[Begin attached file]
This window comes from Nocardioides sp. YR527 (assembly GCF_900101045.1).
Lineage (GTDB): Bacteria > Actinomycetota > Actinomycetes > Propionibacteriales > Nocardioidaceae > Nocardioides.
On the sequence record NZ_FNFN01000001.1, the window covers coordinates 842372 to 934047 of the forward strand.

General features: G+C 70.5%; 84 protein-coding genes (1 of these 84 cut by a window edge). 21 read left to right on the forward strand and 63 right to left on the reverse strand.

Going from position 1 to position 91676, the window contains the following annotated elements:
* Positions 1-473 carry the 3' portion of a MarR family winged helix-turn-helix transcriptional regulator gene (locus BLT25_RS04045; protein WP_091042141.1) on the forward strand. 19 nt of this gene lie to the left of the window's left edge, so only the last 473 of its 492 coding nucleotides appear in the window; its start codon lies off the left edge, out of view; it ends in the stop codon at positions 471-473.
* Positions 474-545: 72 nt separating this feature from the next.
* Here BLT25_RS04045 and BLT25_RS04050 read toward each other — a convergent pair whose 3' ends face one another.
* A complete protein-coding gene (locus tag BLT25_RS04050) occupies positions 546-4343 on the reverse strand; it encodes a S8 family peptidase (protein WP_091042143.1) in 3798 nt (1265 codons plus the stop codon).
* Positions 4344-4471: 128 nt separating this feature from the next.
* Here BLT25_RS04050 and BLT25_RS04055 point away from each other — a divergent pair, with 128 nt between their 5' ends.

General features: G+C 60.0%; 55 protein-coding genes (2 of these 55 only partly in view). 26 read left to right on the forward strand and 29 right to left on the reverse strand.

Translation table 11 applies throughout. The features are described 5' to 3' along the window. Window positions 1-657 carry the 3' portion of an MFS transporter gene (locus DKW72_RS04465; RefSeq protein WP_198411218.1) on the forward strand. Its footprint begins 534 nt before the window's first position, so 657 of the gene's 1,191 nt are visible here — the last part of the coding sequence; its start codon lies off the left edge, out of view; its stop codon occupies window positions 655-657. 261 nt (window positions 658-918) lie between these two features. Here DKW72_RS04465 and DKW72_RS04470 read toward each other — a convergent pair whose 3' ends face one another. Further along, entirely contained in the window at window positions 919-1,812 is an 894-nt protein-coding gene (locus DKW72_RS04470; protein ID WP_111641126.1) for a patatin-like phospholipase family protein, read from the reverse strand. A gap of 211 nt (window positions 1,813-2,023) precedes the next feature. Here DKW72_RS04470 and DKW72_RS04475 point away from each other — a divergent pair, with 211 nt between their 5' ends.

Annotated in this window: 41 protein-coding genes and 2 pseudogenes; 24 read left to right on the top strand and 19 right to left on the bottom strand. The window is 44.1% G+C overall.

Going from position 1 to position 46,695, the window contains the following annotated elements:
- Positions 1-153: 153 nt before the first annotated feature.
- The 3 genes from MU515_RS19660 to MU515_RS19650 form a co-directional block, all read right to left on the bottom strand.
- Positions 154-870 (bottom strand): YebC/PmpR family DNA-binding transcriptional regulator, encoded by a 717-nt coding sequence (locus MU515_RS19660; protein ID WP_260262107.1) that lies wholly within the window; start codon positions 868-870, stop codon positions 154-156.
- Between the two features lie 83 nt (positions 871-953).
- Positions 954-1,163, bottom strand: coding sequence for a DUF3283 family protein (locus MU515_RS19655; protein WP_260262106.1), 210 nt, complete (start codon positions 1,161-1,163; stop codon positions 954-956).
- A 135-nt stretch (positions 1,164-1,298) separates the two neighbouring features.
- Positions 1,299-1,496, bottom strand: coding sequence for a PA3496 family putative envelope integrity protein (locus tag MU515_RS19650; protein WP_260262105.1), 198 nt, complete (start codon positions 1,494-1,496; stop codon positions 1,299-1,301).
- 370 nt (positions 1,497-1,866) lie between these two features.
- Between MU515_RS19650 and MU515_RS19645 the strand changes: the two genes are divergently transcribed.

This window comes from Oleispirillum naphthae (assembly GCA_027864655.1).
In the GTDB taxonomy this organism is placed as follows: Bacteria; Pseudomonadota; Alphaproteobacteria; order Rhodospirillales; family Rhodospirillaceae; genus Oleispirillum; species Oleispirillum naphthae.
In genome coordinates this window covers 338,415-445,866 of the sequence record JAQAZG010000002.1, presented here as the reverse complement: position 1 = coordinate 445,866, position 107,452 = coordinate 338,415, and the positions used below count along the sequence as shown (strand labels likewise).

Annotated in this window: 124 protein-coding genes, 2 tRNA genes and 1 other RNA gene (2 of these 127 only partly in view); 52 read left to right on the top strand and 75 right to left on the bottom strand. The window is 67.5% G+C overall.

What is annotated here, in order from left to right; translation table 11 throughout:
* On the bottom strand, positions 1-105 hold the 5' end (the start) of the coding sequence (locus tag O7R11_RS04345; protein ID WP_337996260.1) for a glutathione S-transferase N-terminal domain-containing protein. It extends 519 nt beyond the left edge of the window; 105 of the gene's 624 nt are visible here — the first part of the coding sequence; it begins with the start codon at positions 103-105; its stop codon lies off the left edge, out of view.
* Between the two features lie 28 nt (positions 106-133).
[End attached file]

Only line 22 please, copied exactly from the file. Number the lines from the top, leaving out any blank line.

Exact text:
- Positions 1,299-1,496, bottom strand: coding sequence for a PA3496 family putative envelope integrity protein (locus tag MU515_RS19650; protein WP_260262105.1), 198 nt, complete (start codon positions 1,494-1,496; stop codon positions 1,299-1,301).